Near death experiences
NDEs were in the media this week. Radio New Zealand did an interview with Professor Bruce Greyson who has a book out After: A Doctor Explores What Near-Death Experiences Reveal about Life and Beyond.
The interview on RNZ is worth a listen. Jim Mora did a reasonable job of asking lots of skeptical questions.
Greyson describes various reports about the experiences of those who’ve come back after having an NDE. The interesting point is that we have no objective recording of what actually happens. People are describing their memories of the experience, and we know that memories are very much subject to modification with retelling, though in the interview Greyson claims that retelling of these NDEs doesn’t vary over time. To me this seems a little nonsensical.
From what I’ve understood from those who have expertise in neurology it seems more likely that the brain is filling in blanks after the fact and putting together a coherent story about the experience.
Throughout the interview Greyson claims to be a “materialist skeptic” (and uses that term in a pejorative fashion) though he believes that potentially part of ourselves continues after we die. I think this is a giant leap supported only by anecdotal evidence.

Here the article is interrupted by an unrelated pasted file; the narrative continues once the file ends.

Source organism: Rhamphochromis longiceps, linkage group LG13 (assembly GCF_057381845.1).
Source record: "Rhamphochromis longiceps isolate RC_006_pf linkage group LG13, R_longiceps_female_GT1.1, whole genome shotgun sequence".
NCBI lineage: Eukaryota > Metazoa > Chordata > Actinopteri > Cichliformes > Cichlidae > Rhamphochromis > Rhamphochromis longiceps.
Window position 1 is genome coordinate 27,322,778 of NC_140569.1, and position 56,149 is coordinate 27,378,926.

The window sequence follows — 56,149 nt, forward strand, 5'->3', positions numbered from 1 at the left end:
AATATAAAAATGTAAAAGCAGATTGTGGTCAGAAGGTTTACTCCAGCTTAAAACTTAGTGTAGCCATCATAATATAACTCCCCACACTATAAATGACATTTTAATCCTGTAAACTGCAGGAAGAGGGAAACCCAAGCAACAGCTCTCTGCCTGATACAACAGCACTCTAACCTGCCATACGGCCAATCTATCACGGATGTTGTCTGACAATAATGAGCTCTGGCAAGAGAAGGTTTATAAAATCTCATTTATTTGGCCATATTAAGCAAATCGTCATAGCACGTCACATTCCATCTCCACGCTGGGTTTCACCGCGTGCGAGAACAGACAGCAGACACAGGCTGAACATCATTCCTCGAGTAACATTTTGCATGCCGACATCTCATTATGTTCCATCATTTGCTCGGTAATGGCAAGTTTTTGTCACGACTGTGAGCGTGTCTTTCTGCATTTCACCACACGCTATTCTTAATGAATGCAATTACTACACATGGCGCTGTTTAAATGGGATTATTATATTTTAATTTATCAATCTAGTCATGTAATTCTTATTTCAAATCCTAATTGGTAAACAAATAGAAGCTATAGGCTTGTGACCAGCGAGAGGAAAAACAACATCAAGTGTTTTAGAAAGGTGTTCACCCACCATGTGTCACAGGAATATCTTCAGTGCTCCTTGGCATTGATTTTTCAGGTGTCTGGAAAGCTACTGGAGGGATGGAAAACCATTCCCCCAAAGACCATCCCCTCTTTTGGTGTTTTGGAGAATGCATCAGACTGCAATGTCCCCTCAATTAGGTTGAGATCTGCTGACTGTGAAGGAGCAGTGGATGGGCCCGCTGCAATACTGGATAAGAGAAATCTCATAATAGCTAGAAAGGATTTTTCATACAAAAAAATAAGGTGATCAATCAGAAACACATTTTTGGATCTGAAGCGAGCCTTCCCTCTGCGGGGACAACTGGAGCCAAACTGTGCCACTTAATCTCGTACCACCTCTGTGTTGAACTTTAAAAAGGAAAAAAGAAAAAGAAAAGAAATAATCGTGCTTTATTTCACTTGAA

One of the examples given in the interview is of a patient who was unconscious being able to supposedly give an account of a conversation Greyson had with her roommate down the hall, describing what they were wearing and what was discussed. This would imply that some external senses of sight and hearing are able to exist separate from our own eyes and ears and record these into memories in our brains. I see a big disconnect here in the implications of this. We close our eyes or block our ears and those senses are muted, but not so when having an NDE. How does this work? These would be the questions that I’d expect that a skeptical researcher would be asking.
There are some fairly extraordinary claims being made in the interview. As always, extraordinary claims require extraordinary evidence. To me, many of the stories presented might well have more prosaic (materialist skeptic!) explanations.
A particular difficulty with this interview is that Greyson is presenting his own re-telling of anecdotes from interviews he’s done with patients over the years. Perhaps his own investment in the field has coloured his thinking.
What we have though is a bunch of anecdotes, but no hard evidence, and a lot of implausibility. I’m reminded of a story that various skeptical surgeons and nurses have put notable and highly visible signs up high in operating theatres that would be noticed (and reported) by patients were they really leaving and floating above their bodies during operations. Such reports have not been received. Incidentally, out-of-body experiences are common during anaesthesia, and it’s certainly possible to induce these experiences in people’s brains through various techniques.
Greyson has appeared in a Netflix series - Surviving Death, which I've not watched. It does seem that the publication of Greyson's book is tied in with the Netflix show, which does make me a little cynical!